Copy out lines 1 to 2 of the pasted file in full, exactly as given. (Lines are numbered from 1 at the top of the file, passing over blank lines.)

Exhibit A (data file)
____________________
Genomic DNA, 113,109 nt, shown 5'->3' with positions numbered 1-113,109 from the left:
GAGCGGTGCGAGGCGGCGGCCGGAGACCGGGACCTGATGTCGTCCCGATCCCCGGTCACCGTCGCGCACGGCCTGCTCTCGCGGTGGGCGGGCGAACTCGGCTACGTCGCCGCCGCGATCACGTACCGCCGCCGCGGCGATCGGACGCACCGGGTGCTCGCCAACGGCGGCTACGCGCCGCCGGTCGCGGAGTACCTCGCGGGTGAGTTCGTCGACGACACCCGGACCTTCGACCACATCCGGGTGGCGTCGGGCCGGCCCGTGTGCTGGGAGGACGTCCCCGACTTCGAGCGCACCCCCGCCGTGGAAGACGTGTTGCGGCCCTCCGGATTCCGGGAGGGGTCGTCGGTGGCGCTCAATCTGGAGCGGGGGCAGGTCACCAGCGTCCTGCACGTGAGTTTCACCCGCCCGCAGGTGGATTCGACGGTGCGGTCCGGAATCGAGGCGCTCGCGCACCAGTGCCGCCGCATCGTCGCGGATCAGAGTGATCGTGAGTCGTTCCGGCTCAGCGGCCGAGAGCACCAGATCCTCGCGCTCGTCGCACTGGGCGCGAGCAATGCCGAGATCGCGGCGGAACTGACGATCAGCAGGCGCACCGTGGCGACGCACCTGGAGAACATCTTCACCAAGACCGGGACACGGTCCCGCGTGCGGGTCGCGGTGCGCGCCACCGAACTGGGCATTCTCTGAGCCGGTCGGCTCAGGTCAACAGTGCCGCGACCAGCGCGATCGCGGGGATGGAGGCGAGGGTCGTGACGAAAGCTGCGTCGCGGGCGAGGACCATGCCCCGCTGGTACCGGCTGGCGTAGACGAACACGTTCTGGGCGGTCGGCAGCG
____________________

Genomic DNA, 113,109 nt, shown 5'->3' with positions numbered 1-113,109 from the left:
GAGCGGTGCGAGGCGGCGGCCGGAGACCGGGACCTGATGTCGTCCCGATCCCCGGTCACCGTCGCGCACGGCCTGCTCTCGCGGTGGGCGGGCGAACTCGGCTACGTCGCCGCCGCGATCACGTACCGCCGCCGCGGCGATCGGACGCACCGGGTGCTCGCCAACGGCGGCTACGCGCCGCCGGTCGCGGAGTACCTCGCGGGTGAGTTCGTCGACGACACCCGGACCTTCGACCACATCCGGGTGGCGTCGGGCCGGCCCGTGTGCTGGGAGGACGTCCCCGACTTCGAGCGCACCCCCGCCGTGGAAGACGTGTTGCGGCCCTCCGGATTCCGGGAGGGGTCGTCGGTGGCGCTCAATCTGGAGCGGGGGCAGGTCACCAGCGTCCTGCACGTGAGTTTCACCCGCCCGCAGGTGGATTCGACGGTGCGGTCCGGAATCGAGGCGCTCGCGCACCAGTGCCGCCGCATCGTCGCGGATCAGAGTGATCGTGAGTCGTTCCGGCTCAGCGGCCGAGAGCACCAGATCCTCGCGCTCGTCGCACTGGGCGCGAGCAATGCCGAGATCGCGGCGGAACTGACGATCAGCAGGCGCACCGTGGCGACGCACCTGGAGAACATCTTCACCAAGACCGGGACACGGTCCCGCGTGCGGGTCGCGGTGCGCGCCACCGAACTGGGCATTCTCTGAGCCGGTCGGCTCAGGTCAACAGTGCCGCGACCAGCGCGATCGCGGGGATGGAGGCGAGGGTCGTGACGAAAGCTGCGTCGCGGGCGAGGACCATGCCCCGCTGGTACCGGCTGGCGTAGACGAACACGTTCTGGGCGGTCGGCAGCG